For SRJC and creative writing, the times are changing
May 15, 2011
SRJC English instructor Richard Speakes crouches cross-legged in the center of room 1626. The students’ chairs are temporarily rearranged from their assembled rows into a loosely made ring, a kind of round table, encircling him. He shifts positions, kneeling to alleviate his back pain, explaining to his students that he’s a little broken that night. Despite the screws, bolts and steel plate fastened around his injured spine, Speakes returns every semester to do something he loves: teach creative writing.
But this fall semester, for the first time in 23 years, Speakes will not teach creative writing. He’s not retiring or leaving on sabbatical or even relaxing his bad back; like countless students, faculty and staff, he is changing with the times as the budgetary crisis redesigns SRJC.
For the first time in Speakes’ career, creative writing is in potential danger of complete removal from the college. While the English department offers more than 100 general education courses, the available number of literature and creative writing courses is at an all-time low. At its peak, SRJC offered 10 sections per semester of English 4 (creative writing), and is now down to three. Next semester there will only be two.
The budget cuts this fall will amount to the removal of around 250 classes in targeted areas. Courses are selected for removal based upon a four-tiered value system. At the bottom and most susceptible tier are non-vocational and recreational courses and at the top are math and English GE courses and critical health-sciences prerequisites. English 4 ranks as a tier 2 class representing electives within majors and certificates, which are expendable if other choices are available. Survey courses like American and British Literature advantageously rank in tier 3 because they’re considered more rigorous, academic and transferable.
The English department, chaired by instructor Craig Foster, serves three major functions: a transfer and major program, a reading and writing development area and creative writing. Foster says that while creative writing is a significant hallmark of SRJC’s English program, it nonetheless remains the most vulnerable English course in the face of budget cuts because of its strong presence as a community education class, and its lack of strong transferability presence with a number of other colleges. Foster plans to continue fighting for a creative writing presence at SRJC and is hopeful that by Fall 2012, more courses will become available, but is ultimately unsure about the future.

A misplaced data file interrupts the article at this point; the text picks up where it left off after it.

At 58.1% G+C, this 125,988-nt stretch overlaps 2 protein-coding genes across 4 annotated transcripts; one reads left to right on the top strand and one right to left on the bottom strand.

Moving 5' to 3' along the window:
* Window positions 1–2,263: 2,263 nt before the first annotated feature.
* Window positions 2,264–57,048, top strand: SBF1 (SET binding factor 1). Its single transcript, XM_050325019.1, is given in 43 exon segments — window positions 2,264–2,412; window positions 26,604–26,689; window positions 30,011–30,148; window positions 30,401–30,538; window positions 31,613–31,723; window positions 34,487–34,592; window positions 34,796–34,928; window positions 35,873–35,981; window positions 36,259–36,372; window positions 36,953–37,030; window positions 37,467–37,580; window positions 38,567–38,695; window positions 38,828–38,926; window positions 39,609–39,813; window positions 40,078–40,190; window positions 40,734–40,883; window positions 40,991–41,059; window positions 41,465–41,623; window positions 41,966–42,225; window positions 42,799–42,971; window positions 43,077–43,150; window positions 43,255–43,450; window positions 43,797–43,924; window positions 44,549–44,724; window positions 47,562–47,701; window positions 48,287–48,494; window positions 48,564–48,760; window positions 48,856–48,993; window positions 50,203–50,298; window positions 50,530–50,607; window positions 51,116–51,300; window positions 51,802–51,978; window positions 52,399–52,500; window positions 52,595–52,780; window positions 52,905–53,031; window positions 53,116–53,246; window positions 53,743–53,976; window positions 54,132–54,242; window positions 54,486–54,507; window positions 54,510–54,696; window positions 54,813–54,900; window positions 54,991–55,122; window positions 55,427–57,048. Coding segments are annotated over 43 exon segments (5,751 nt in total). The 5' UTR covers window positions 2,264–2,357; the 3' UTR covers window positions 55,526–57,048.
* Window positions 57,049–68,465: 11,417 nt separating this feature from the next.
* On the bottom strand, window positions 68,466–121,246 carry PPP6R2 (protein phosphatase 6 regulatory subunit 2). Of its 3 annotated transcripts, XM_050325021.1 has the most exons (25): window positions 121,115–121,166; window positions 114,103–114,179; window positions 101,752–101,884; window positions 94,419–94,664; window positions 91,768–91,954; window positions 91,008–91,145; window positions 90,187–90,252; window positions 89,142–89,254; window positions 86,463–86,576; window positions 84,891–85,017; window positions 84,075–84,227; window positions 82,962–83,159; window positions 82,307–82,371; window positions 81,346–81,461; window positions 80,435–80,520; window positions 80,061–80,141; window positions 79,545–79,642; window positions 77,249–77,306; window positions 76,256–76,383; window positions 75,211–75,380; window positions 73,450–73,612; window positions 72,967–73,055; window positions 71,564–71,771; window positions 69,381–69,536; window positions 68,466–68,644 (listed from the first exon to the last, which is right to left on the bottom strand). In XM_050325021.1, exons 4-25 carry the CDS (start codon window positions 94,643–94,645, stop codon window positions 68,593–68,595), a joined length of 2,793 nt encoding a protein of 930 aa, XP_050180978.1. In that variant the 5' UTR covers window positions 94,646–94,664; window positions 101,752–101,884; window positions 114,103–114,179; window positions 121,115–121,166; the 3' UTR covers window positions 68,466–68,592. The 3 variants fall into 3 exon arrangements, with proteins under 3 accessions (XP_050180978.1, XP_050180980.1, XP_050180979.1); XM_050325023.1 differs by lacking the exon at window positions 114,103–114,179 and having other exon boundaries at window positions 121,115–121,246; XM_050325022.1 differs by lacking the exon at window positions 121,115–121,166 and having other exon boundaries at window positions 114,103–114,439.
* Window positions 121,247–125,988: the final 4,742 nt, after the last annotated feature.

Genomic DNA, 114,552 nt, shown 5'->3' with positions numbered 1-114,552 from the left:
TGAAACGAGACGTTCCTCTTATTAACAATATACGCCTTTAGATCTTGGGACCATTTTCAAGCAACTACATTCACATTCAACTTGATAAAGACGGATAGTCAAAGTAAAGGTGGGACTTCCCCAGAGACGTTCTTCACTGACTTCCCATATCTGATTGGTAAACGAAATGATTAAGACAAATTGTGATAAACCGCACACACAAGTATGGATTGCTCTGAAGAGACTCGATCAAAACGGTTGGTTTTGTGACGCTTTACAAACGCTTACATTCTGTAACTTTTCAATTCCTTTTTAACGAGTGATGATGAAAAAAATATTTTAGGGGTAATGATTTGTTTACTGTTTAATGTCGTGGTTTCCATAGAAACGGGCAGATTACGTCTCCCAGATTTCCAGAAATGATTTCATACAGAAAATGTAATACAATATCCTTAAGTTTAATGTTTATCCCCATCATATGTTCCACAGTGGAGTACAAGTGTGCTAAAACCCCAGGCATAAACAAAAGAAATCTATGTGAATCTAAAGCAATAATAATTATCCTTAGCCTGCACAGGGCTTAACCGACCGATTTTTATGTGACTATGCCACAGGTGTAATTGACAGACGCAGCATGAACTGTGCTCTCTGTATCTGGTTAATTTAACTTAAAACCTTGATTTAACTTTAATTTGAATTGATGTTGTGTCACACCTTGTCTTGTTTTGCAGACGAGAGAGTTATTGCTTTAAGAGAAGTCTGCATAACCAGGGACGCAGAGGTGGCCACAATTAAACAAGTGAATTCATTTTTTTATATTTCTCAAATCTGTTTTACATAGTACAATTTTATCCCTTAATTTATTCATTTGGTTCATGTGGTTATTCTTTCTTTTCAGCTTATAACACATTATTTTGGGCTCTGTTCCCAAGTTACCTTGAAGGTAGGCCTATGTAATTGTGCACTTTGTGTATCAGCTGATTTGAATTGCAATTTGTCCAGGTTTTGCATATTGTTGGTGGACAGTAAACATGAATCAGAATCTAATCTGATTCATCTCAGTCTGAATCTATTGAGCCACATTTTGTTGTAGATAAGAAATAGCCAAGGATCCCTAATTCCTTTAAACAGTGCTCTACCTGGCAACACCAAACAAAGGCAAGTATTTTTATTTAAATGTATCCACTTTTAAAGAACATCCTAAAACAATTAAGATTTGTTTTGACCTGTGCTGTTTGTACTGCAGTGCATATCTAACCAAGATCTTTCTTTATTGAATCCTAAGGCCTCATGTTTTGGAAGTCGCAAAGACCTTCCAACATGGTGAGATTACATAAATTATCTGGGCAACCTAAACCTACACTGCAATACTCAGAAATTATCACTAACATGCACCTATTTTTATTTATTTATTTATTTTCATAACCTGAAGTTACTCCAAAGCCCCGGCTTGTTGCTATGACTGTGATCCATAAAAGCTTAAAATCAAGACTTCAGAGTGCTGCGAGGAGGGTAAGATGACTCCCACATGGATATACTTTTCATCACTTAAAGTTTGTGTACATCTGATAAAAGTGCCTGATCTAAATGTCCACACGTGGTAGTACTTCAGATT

Speakes, like many instructors at SRJC, fears the budget reform will mark a permanent change for SRJC as a community college. At stake is the college’s own sense of community, threatened by an ever-increasing number of online courses and classes singularly focused on transfer and certificate programs.
Speakes says “because it’s a community college I’m able to meet so many interesting, wonderful people.” On campus, creative writing is popular among students, and has developed a reputation for drawing in a diversity of people from throughout the community. A broad range of ages fill Speakes’ current English 4 classroom, from a gifted high school student to a 64-year-old stroke survivor.
“Ultimately, my disappointment is that when we redesign the school I think we will design a school that’s going to make the business community happy, but not the artistic community,” Speakes says. “We’ll be training workers to fill certain kinds of jobs, but that doesn’t mean we’ll be training thinkers and artists too.”
In 2009, after thousands of college and school surveys, The College Board’s National Commission on Writing stated “about one student in five produces completely unsatisfactory prose, about 50 percent meet ‘basic’ requirements, and only one in five can be called ‘proficient.'”
Unlike English GE courses, creative writing provides a rare opportunity for students to be playful and artistic, while simultaneously enhancing their reading and writing skills. Speakes says, “I tell students in all my classes, ‘I will shower you with love and tell you what’s wrong with your sentences.’ That’s it. It turns out, that’s a lot.”
Unlike an American or British literature course, where everything a student reads is already considered great, in creative writing students evaluate work that has never been judged before. Students learn to think and make aesthetic decisions on their own, and acquire a unique and valuable form of intellectual training.
“I just got an email from a guy who’s a prosecutor, and he took the class years ago and he was thanking me,” Speakes says. “You just don’t know how people are going to use this stuff; it truly is useful to people in unpredictable ways.”
SRJC student Mathew Hall came to college intending to major in engineering, but after taking his first semester of English 4 switched his focus to creative writing. “Through creative writing I’ve discovered avenues which I thought were extinct or nonexistent within myself,” Halll says.
Former SRJC student Carly Hedstrum says both having Speakes as an instructor and taking SRJC’s creative writing program, changed her life. After studying at SRJC, Hedstrum received a degree in English with an emphasis in creative writing at San Francisco State, and now tutors and continues to write. “It made my passion and heart’s work real in the world,” Hedstrum says. “Without that class there are people who will not find out what they are meant to do.”
Speakes plans to continue teaching at SRJC and is scheduled this fall as an instructor for English 305, English 1A and English 5. He is currently one of about eight instructors interested in inspiring students through creative writing, and saddened by the economy’s impact on the English department as a whole.